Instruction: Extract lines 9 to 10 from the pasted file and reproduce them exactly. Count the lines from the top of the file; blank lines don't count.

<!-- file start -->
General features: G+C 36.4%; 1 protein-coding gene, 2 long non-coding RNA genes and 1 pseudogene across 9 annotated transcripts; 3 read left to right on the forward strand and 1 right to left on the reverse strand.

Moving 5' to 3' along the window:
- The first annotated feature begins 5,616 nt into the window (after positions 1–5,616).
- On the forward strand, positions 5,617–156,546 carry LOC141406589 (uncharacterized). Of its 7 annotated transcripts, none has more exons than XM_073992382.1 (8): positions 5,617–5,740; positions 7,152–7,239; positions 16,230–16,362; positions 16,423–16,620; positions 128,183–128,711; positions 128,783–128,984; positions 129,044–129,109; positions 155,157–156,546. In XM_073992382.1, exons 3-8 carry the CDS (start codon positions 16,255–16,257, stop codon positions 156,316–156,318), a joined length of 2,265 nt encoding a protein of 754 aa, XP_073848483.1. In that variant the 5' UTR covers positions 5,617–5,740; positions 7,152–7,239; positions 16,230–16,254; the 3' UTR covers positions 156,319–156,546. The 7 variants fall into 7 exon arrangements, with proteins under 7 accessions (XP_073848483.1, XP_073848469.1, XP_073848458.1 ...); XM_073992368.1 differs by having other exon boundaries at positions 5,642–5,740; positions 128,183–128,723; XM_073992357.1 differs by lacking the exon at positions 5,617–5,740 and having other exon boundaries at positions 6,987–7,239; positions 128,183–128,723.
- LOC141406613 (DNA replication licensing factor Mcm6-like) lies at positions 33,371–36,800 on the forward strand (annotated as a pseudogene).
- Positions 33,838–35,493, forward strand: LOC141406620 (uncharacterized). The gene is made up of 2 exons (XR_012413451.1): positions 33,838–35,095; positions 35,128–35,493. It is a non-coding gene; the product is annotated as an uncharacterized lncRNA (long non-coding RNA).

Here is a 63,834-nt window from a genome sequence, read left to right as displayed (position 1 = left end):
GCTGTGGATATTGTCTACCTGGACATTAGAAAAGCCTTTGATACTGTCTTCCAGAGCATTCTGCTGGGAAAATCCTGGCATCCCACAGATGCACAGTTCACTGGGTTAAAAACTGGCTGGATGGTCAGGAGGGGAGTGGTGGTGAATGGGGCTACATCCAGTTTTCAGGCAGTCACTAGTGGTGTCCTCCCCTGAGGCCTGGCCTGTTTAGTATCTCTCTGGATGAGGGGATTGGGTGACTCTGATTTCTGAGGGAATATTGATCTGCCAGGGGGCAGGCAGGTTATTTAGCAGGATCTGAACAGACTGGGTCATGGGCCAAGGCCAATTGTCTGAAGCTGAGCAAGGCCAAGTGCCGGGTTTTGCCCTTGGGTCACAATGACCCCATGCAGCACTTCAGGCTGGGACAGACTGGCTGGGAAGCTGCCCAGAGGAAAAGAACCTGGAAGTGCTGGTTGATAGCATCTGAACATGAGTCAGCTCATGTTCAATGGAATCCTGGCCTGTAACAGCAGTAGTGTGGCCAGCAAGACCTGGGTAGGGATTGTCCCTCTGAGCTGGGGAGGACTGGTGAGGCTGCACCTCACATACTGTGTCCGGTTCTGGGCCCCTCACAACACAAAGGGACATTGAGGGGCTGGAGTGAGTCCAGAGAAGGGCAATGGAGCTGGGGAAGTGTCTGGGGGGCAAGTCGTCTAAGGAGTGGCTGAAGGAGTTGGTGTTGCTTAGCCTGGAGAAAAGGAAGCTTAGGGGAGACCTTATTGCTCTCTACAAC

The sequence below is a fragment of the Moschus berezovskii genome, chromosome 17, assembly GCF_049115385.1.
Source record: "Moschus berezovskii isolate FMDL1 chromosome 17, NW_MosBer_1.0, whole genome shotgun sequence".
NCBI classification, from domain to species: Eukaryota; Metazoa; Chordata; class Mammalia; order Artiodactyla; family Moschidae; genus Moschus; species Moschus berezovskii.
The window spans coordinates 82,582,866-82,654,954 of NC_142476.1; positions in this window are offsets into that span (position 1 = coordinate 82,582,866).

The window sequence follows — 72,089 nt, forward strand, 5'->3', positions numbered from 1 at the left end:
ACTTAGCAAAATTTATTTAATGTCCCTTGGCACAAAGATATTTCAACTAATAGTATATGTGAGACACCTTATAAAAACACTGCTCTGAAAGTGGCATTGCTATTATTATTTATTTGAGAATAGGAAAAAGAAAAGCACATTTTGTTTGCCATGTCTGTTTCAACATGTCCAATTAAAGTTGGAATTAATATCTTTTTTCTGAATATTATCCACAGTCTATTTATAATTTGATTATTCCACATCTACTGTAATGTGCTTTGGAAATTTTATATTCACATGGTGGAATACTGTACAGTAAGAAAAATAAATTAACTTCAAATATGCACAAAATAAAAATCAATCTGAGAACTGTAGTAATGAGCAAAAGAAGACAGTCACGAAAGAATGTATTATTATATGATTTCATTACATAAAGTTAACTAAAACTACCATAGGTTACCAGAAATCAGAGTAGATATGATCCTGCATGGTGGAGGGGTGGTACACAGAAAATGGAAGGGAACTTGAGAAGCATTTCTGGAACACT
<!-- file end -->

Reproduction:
The sequence below is a fragment of the Moschus berezovskii genome, chromosome 17, assembly GCF_049115385.1.
Source record: "Moschus berezovskii isolate FMDL1 chromosome 17, NW_MosBer_1.0, whole genome shotgun sequence".